Quarterback Jimmy Garoppolo, who since Week 8 had thrown a league-high 14 touchdown passes, followed the Saints lead by answering Brees’ score with a strike of his own to wide receiver Kendrick Bourne three minutes later.

Clearly, the 49ers were in the midst of a shootout against head coach Sean Payton and the Saints offense, which has shown a penchant for executing high-octane offenses for over the course of the last decade.

While the Saints opened up a 20-7 lead after a failed two-point conversion to open the second quarter, the 49ers drew within six points following a 75-yard bomb from Garoppolo to wide receiver Emmanuel Sanders.

Sanders, who has battled a rib cartilage injury for the last five weeks, finished as the game’s most productive receiver with 157 yards on seven receptions — his highest total since arriving in San Francisco in October.

Taking on the duty of quarterback on a specially-designed reverse play, Sanders followed up his monstrous touchdown reception with a touchdown pass — a 35-yard lob to a wide-open Raheem Mostert, who trotted into the end zone untouched.

“We ran it like five times [in practice],” Sanders said. “The last time we ran it, I actually threw a duck and I was like, ‘don’t throw during the game, that’s going to be on ESPN not top-10.’ I was able to execute it today.”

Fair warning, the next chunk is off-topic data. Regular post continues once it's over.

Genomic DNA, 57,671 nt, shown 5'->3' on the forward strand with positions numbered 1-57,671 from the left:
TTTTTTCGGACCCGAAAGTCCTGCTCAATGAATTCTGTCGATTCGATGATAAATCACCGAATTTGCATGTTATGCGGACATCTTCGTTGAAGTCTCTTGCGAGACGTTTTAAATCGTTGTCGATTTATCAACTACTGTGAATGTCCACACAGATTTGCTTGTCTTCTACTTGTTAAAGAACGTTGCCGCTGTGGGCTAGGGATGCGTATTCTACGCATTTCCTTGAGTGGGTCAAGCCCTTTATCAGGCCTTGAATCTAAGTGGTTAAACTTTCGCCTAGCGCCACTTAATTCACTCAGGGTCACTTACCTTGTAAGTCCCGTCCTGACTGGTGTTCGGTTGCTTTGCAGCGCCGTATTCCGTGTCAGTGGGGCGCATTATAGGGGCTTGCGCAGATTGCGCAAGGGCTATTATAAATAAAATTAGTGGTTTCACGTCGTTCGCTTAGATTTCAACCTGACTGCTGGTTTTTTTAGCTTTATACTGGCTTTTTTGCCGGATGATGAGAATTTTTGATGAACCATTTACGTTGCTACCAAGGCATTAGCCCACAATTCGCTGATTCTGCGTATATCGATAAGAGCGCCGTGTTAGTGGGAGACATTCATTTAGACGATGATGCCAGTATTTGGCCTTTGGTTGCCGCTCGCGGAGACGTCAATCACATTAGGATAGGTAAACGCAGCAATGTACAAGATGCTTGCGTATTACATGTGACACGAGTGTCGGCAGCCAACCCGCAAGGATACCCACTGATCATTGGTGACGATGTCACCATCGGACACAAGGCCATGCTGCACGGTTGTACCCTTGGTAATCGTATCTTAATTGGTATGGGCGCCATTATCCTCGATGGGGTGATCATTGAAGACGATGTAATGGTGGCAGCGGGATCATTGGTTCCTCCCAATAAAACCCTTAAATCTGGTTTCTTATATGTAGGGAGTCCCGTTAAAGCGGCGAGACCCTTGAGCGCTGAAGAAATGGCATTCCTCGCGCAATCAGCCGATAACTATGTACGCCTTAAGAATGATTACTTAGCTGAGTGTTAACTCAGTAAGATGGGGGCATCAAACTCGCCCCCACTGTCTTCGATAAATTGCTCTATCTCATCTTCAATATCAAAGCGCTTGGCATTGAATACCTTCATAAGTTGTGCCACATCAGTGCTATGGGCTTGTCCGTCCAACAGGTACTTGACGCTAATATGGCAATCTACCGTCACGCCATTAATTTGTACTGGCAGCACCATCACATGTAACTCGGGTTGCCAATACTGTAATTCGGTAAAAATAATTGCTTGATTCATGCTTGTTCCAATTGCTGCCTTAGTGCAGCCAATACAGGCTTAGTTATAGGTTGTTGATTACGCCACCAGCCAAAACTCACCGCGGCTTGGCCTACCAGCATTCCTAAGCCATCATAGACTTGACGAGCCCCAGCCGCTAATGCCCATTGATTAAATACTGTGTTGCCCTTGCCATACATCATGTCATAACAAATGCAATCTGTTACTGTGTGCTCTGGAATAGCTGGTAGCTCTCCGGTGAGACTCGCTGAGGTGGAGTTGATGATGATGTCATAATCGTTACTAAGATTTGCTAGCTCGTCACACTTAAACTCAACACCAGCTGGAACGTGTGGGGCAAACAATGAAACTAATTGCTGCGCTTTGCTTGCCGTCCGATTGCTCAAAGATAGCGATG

By halftime, San Francisco was the proud owner of a 28-27 lead. The combined score of 55 had eclipsed points-spread over which some books in Las Vegas were reported to have set at 45 before kickoff.

The game was far from over, however as San Francisco opened its first drive with a Garoppolo interception as a ball tipped off of Sanders hands and into the arms of Saints linebacker Craig Robertson.

The 49ers defense, which failed to sack Brees on Sunday, finally began to show signs of life, holding New Orleans to a 55-yard field goal on the short field, refusing to allow a first down.

After the second punt of the day from San Francisco’s offense on its ensuing drive, its defense came through one again. Punching the ball out of the arms of Saints running back Alvin Kamara, defensive lineman DeForest Buckner recovered the first fumble lost by New Orleans all year.